JOE’S JOURNAL Tanganyika AUGUST 1960
Not in my diary, but the following event regularly ‘pops up on my internal screen’:
The fuel gauge creeps down as the miles wind up.
A respectful Jeeves-like cough from the engine suggests more petrol (and less sand) would improve carburation.
Indeed, the manual for early Land Rovers recommended a daily oil change under the dustiest conditions.
Forgetting the colourful oil company jingles and slogans, I pull in to the very next ‘Duka’. (Duka is Kiswahili for ‘shop’ – the sell everything store – invariably owned by an Indian family, the keystone of East African rural life.)
Eight hand-pumped gallons filled the 10 gallon tank beneath the driver’s (my) seat, so we were just 2 gallons ‘off the bottom’.
As always, ‘Jeeves’ got it right – first time.
I paid up, completed the paperwork – as per Departmental Rules – and then the beaming proprietor began counting cool objects into my sweaty outstretched palms.
No – NOT CHANGE!
Seven clicks as each kissed its neighbour, eight little spheres of gleaming glass with whorls of white on blue, green, red or amber, two of each hue.
One per gallon MARBLES!
This latest addition to my collection of oil company promotional gifts joined the jumble of survival kit in my bush jacket pockets, which equalled any female handbag for variety and bulk.
Attention drifted from the road ahead decades back to that journey homeward bound from school, as mate and marbles clicked away the miles towards tea time.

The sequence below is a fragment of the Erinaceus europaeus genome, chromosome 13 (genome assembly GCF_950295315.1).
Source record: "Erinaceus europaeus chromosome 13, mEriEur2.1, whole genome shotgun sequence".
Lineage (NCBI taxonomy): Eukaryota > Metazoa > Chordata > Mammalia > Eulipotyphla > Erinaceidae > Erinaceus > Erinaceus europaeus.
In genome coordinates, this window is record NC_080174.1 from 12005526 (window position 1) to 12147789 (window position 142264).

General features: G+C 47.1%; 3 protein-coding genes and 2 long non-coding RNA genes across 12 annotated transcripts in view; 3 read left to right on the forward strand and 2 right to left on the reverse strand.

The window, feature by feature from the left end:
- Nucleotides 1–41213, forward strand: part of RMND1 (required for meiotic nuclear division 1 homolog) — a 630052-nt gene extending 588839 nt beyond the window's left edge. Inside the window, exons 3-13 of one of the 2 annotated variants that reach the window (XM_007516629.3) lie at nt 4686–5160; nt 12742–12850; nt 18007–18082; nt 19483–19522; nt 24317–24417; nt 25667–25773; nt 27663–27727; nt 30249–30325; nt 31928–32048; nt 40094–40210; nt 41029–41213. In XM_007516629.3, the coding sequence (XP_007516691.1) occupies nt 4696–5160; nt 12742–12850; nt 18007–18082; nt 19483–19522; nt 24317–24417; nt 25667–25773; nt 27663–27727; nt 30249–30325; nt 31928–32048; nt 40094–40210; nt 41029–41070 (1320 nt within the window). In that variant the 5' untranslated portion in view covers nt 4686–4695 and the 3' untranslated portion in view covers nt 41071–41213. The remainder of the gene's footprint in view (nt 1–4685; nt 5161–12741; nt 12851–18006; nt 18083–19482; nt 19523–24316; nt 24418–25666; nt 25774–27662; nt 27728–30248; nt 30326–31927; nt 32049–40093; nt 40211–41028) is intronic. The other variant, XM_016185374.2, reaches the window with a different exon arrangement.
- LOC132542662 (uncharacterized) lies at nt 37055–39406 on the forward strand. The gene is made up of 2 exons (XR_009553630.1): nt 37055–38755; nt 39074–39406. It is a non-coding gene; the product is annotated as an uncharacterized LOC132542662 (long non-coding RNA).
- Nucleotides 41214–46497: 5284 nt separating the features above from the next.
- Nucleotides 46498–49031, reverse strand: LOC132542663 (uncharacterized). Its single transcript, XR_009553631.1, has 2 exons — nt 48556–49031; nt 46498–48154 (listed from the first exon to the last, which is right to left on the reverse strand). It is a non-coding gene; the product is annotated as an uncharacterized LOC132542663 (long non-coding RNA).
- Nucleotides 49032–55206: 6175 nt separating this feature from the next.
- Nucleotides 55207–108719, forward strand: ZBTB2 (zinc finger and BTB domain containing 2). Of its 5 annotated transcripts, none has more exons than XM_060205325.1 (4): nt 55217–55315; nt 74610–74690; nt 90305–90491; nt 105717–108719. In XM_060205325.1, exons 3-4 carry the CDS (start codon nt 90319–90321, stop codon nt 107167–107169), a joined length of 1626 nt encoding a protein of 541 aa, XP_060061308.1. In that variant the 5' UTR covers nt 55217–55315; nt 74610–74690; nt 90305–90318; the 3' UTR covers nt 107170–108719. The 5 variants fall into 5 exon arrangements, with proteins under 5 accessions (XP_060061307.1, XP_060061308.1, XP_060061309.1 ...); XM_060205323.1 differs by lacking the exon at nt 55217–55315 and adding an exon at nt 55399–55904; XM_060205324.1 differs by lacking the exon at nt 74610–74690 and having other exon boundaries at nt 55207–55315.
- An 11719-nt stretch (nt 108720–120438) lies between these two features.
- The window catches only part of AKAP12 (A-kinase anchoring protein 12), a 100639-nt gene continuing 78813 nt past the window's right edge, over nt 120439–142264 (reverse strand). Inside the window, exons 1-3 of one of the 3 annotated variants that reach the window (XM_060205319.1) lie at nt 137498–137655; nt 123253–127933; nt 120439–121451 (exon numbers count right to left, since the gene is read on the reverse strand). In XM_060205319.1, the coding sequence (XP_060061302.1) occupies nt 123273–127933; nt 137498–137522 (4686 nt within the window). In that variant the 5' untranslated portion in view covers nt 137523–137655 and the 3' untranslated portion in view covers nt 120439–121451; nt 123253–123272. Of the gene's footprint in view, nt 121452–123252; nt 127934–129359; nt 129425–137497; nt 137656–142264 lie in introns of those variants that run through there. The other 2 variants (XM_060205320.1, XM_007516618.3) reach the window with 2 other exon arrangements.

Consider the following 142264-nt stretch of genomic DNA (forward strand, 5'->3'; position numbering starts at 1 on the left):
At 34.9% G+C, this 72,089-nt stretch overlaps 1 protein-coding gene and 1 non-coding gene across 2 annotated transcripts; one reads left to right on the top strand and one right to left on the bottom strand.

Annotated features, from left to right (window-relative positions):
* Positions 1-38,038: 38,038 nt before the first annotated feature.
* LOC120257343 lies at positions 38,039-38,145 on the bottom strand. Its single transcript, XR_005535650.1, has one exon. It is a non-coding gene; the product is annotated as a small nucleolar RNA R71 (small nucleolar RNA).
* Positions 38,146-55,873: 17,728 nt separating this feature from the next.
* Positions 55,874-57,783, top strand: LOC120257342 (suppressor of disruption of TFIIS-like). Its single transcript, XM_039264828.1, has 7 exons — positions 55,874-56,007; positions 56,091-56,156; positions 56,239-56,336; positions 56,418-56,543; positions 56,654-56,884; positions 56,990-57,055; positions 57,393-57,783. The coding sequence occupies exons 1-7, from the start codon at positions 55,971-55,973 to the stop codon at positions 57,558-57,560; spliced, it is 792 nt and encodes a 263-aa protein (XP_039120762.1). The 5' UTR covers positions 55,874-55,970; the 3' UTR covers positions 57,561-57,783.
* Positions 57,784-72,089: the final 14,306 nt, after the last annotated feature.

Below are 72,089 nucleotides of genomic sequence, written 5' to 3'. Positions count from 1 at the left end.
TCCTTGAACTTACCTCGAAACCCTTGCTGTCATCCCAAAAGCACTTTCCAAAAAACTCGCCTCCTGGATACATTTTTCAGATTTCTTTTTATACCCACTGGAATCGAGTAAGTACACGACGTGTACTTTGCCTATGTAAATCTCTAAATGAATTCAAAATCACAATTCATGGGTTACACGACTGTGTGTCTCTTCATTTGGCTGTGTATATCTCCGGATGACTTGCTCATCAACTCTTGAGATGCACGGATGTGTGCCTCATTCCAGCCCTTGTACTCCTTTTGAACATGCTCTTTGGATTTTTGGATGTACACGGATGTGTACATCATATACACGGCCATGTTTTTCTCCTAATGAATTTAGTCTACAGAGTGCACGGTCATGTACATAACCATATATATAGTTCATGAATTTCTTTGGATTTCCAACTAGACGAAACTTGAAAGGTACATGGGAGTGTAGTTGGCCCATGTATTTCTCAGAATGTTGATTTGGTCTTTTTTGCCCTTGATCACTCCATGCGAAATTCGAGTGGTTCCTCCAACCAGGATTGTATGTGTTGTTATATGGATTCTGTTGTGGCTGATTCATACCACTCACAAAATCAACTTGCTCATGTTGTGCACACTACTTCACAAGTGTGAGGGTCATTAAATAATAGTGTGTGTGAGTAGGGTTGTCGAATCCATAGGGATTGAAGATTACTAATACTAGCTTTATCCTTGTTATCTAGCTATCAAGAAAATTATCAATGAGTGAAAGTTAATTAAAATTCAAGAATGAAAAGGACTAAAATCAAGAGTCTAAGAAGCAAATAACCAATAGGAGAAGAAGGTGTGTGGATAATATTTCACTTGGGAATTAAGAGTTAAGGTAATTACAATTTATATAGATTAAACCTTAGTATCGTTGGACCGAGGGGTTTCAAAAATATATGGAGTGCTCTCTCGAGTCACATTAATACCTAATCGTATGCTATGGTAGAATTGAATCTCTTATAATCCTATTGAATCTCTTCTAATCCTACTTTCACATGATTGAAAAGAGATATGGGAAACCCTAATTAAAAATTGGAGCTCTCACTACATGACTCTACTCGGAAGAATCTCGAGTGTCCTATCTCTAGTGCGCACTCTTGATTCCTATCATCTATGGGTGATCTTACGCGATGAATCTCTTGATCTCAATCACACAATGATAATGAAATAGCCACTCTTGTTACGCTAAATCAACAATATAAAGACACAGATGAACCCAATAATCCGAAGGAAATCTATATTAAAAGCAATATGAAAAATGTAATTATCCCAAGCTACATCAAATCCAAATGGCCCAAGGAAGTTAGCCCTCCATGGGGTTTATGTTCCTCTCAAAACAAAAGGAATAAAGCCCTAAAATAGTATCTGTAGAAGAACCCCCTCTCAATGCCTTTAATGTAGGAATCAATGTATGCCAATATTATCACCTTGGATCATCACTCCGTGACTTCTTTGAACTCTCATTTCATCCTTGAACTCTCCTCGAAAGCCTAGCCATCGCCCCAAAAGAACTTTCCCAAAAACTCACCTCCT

‘Blood Alley’ (reds) trumped the other colours!
The problem arose whenever hand entered pocket – what to do with them?
“Lost yer marbles ? – Try Joe, he’s found some.”
No cups displayed above the club bar for this sport.
Try to forget it, but their click persisted- for the next three days.
At last. The bungalow is in sight, and a long hot soak, then a long cool beer, or two, at the club.
My servant’s two children are playing in the sand.
Toys? No chance, not even shoes.
I fumble for the keys, and, once again, ‘clickety—click’!
I rolled four marbles towards each infant.
The look of wonder on their tiny faces was followed by fathers quiet “Thanks Boss”.
The day’s tension unwound as I came down to my level and they rose up to theirs!
The bath and beer became an anti climax, but that scene is embedded within me to this day.
At the bar, I never told my friendly oil company rep how much joy was created by eight gallon’s worth of baubles.
Back to the Bible- it’s all there:
He has scattered the proud in the imagination of their hearts.Luke 1:51 – 53
He has put down the mighty from their seats, and exalted those of low degree.
He has filled the hungry with good things, and the rich he has sent away empty.”
Joe Lucas December 2006
See Joe’s African safari articles:  A bad short cut down the Muse Escarpment!
 Wallowing Hippopotamus, Sable and Roan Antelopes
 A 1960’s Safari Guide and me and the Victoria Falls
 Tanganyikan safari: Fire in the night
 The Donkey’s Revenge – Egyptian safari